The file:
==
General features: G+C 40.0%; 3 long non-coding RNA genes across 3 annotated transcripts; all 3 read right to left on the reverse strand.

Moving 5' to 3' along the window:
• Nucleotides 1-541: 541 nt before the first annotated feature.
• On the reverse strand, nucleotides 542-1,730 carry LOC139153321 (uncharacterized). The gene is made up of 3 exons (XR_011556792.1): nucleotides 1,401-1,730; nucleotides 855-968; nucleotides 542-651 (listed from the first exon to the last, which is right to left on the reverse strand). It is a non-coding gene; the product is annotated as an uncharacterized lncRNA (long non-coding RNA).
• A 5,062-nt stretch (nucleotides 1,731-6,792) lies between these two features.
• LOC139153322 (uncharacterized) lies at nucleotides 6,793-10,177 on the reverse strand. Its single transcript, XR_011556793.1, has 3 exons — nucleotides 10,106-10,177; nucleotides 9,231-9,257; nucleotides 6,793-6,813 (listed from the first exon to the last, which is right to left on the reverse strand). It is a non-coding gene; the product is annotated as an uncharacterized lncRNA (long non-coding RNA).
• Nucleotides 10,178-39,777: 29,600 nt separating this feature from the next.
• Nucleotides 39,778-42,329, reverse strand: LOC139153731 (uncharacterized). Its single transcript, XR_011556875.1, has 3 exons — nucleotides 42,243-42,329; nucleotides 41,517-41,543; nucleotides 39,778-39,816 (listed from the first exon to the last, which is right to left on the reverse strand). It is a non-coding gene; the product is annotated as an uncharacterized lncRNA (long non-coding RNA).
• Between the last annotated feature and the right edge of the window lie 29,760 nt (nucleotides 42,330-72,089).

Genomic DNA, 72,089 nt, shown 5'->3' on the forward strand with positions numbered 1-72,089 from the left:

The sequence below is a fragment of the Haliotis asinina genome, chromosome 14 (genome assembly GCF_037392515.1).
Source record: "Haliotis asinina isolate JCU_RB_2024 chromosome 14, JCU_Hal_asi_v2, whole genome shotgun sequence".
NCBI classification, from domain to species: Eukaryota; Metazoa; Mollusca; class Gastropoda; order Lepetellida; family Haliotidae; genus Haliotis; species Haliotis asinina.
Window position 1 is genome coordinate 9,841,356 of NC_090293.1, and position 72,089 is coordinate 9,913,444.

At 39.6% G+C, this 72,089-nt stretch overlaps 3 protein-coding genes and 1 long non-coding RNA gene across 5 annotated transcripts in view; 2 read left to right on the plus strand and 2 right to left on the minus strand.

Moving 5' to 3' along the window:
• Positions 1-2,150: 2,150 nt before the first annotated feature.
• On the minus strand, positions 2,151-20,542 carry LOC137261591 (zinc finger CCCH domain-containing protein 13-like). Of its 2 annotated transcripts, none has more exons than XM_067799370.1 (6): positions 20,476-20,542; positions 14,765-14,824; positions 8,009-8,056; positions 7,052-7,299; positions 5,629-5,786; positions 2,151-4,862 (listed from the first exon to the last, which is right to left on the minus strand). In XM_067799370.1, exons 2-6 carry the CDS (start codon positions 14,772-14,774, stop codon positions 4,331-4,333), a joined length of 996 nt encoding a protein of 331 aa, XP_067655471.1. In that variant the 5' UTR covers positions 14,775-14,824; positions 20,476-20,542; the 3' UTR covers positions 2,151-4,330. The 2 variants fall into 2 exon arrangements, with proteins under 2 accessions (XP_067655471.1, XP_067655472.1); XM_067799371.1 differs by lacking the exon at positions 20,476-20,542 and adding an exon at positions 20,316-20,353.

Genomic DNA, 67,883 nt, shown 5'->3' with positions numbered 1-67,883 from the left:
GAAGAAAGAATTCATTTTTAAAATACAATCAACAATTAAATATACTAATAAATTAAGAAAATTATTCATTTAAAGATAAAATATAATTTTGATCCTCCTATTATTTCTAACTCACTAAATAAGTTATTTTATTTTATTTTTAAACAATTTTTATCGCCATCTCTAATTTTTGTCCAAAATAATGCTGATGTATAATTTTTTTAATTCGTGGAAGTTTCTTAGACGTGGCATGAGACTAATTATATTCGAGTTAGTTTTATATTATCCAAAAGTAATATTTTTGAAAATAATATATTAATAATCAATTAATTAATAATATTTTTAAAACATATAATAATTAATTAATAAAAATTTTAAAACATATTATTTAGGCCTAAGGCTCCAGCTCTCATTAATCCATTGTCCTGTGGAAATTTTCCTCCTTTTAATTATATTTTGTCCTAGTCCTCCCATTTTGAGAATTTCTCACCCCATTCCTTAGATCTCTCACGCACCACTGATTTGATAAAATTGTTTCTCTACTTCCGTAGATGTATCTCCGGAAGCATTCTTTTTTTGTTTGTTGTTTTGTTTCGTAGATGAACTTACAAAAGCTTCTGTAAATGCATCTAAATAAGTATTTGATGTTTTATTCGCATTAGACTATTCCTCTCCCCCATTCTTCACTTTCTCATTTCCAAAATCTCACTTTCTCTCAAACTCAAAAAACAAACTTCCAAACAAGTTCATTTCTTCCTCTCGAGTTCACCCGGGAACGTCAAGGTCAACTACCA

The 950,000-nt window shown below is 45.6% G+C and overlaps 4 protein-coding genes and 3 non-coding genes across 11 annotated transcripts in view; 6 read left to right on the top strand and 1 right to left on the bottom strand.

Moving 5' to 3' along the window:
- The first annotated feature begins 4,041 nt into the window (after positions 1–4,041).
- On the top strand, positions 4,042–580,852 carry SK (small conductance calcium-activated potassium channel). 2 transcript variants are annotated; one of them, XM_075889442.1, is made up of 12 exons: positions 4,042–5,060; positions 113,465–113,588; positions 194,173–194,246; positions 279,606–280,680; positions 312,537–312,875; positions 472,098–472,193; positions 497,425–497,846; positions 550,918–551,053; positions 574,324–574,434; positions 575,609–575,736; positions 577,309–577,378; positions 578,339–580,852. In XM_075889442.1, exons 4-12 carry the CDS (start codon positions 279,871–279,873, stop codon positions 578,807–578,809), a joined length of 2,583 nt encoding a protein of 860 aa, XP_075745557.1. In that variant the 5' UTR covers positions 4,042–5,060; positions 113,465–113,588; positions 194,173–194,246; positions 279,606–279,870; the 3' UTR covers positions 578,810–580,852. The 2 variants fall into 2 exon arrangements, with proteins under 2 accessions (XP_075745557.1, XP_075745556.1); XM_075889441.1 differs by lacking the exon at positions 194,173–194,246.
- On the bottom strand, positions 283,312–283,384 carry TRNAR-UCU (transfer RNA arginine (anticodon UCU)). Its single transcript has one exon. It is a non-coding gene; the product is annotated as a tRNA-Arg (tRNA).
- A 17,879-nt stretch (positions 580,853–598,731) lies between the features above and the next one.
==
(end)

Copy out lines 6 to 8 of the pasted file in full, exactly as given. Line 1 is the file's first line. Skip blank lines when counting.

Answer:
• LOC139153322 (uncharacterized) lies at nucleotides 6,793-10,177 on the reverse strand. Its single transcript, XR_011556793.1, has 3 exons — nucleotides 10,106-10,177; nucleotides 9,231-9,257; nucleotides 6,793-6,813 (listed from the first exon to the last, which is right to left on the reverse strand). It is a non-coding gene; the product is annotated as an uncharacterized lncRNA (long non-coding RNA).
• Nucleotides 10,178-39,777: 29,600 nt separating this feature from the next.
• Nucleotides 39,778-42,329, reverse strand: LOC139153731 (uncharacterized). Its single transcript, XR_011556875.1, has 3 exons — nucleotides 42,243-42,329; nucleotides 41,517-41,543; nucleotides 39,778-39,816 (listed from the first exon to the last, which is right to left on the reverse strand). It is a non-coding gene; the product is annotated as an uncharacterized lncRNA (long non-coding RNA).